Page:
A Hen in the Wolf House
First off, I love having chickens. I grew up always having at least 5 chickens. As an adult, at our house in California, we had chickens before we moved to Nicaragua. Any excuse I can come up with to own chickens, I’ll use it.
So since we have property with plenty of bugs, I decided we MUST have chickens grazing on it. It would give us something to visit on the property each day, good nature lesson for the kids as they laid eggs and created chicks, and I’d get to own chickens!
We started asking around where we live and quickly found out that we needed to go further away from town, “el campo” where people have more land, and therefore enough chickens to afford to sell some. We also learned that it being November which is close to December & Christmas, that the price of a chicken was going up. We decided to make a trip to “el campo” after our car was fixed.
Since I love having chickens, the weekend after we got our car back we took Juanita to “el campo” to look for chickens for sale. We had to ask several houses and kept hearing about a person who had “bastante gallinas” (a lot of hens). When we turned the corner on the dirt road, we knew we had found the right place.
Even though the woman had “bastante gallinas” she was not thrilled about selling some. Juanita & her spoke and she started rounding them up to pick out 4 hens. We put our chickens into a large dog crate in the car, buckled up, turned the key and the car wouldn’t start!
Our battery had been acting a little funny, but we were in “el campo” we can’t be stuck! The look on Juanita’s face said the same thing. After waiting and trying a couple more times, Juanita, Kharron, and a helpful gentleman pushed the car down the slope while I tried to get the car to start. I didn’t realize you needed to have the car in 1st gear, so with Kharron at the wheel and Juanita & I pushing down hill the car revved to life and I literally jumped for joy.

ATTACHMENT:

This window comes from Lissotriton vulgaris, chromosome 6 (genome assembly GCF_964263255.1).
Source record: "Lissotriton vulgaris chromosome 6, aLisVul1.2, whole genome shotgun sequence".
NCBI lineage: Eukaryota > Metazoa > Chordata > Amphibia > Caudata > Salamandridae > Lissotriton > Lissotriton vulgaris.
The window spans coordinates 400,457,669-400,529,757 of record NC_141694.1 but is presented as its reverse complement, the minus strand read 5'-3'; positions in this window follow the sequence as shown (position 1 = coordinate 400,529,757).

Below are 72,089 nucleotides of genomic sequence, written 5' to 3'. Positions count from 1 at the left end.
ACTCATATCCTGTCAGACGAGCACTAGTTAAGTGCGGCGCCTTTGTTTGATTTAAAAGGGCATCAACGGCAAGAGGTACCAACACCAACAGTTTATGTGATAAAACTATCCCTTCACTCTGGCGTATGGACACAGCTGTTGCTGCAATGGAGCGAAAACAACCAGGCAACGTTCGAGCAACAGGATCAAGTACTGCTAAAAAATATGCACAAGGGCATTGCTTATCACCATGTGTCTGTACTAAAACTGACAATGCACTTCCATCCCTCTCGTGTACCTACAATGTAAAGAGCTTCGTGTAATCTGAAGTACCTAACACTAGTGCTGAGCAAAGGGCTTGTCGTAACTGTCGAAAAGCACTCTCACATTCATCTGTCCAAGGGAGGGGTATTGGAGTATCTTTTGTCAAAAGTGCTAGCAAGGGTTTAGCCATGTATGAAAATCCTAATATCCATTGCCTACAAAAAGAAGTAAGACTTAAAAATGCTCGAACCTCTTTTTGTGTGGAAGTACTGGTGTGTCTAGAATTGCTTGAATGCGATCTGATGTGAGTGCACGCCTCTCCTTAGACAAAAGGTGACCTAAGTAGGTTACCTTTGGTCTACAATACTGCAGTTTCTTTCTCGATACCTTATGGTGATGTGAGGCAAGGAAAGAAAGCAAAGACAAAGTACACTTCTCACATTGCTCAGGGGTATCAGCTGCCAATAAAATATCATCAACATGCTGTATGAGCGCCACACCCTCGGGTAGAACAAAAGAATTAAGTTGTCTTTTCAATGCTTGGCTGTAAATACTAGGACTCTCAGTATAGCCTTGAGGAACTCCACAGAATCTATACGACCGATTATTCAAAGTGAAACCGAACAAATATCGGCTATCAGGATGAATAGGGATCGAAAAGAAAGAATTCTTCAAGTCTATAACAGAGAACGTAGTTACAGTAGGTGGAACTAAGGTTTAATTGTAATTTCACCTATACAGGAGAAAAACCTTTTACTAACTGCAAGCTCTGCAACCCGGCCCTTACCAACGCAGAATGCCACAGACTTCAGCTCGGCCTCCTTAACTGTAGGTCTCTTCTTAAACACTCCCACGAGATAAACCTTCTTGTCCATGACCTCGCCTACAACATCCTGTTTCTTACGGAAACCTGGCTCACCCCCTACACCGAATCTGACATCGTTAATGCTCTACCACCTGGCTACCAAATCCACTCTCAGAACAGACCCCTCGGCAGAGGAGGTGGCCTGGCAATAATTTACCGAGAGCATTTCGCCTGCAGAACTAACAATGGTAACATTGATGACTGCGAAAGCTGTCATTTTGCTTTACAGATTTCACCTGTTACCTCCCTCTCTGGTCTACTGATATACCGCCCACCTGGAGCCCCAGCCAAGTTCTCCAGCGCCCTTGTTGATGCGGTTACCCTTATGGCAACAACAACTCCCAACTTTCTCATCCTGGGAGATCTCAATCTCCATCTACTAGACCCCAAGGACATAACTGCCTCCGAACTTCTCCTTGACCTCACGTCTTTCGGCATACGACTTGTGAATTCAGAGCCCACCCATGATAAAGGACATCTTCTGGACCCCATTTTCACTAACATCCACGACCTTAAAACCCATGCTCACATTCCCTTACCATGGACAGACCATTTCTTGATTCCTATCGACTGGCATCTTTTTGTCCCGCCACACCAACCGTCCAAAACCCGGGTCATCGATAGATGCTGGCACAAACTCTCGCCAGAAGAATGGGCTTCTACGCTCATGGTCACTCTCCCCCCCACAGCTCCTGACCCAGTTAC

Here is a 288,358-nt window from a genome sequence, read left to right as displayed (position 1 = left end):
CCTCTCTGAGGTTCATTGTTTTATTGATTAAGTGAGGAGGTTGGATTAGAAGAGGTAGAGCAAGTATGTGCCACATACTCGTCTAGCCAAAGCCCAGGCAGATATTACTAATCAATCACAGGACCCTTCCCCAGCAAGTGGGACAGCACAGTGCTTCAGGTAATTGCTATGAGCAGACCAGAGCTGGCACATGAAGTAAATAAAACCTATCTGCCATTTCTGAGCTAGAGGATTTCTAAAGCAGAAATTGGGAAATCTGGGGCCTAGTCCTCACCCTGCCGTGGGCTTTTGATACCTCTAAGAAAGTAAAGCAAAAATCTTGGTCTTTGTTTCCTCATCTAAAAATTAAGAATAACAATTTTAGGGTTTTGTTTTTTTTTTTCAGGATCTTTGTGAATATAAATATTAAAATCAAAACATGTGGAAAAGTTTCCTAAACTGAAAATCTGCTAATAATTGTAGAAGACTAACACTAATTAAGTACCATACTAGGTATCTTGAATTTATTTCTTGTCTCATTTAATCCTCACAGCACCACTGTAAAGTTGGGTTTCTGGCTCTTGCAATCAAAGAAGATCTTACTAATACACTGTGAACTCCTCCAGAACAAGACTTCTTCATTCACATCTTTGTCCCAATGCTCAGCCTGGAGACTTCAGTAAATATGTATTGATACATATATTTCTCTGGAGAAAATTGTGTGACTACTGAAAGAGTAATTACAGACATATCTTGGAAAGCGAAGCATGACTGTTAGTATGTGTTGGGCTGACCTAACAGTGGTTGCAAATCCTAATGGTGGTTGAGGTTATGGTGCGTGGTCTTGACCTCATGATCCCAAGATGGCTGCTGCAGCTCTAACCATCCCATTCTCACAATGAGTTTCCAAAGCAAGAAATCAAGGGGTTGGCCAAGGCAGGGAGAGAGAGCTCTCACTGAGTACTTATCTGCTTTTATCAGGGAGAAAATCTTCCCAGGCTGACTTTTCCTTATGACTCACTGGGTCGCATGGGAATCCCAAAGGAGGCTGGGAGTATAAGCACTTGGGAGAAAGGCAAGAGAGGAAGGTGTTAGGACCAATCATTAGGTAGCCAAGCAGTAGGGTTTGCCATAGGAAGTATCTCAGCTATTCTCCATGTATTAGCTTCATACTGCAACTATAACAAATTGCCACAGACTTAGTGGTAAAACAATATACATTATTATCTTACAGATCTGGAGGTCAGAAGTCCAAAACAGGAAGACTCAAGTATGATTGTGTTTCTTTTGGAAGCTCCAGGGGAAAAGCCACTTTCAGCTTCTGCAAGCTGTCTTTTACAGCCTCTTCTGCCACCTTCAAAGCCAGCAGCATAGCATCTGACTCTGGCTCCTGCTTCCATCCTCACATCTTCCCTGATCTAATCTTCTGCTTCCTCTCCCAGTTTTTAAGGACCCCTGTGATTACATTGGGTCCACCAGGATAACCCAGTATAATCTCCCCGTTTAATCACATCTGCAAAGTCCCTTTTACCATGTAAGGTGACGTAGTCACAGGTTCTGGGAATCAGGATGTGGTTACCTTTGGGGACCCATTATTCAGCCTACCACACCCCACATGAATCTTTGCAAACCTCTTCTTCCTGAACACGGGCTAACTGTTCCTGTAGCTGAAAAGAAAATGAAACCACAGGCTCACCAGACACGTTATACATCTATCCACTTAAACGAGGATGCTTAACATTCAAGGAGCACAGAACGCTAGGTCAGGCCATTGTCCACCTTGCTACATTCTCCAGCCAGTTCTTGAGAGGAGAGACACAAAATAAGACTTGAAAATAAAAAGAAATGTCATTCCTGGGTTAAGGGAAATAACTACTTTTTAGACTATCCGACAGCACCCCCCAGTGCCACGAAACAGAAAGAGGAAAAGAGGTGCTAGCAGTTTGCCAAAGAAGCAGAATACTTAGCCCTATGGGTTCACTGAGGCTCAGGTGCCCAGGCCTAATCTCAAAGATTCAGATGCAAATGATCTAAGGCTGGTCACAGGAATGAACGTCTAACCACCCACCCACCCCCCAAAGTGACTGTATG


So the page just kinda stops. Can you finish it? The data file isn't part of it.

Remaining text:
That night the chickens slept in the dog crate at our house. The next morning after jumping our car to start, we went out to the property to release them. Kharron left me alone in the drizzle with the crate of chickens, some chicken wire, and a machete while he went to buy a new battery for our car. I developed a game plan, spread some feed on the ground, filled a water bowl, and opened the door of the crate. Almost instantly one of the chickens had a scorpion in her beak. I was so proud and happy to have my girls cleaning the property.
I propped a large branch from the ground against the sturdiest tree I could find. While the hens picked around their new land I used the string that held the chicken wire in a roll to make the best coop I could for the night. I hoped that our day laborer, Manuel, could make something better the next day.
The next morning when Kharron went to the property we were already down one chicken. The other 3 had found a larger tree off the property to perch in. Our workers digging the well & Manuel kept telling Kharron how sad & scared the hens were to be left alone on the property. We had no idea Nicaraguans cared so much about their chickens! That day 2 more fled up the hill and off our property, so we were left with only one and by then I surrendered that the chickens indeed did not belong on the property yet. We caught the one and brought it to Manuel’s dad’s house down the street.
This morning I was hopeful that Kharron would find more, happily grazing on our property again, but there was no sign of their return. I am happy to report that one hen did show up later this morning and is now safely at another home with her sister-hen.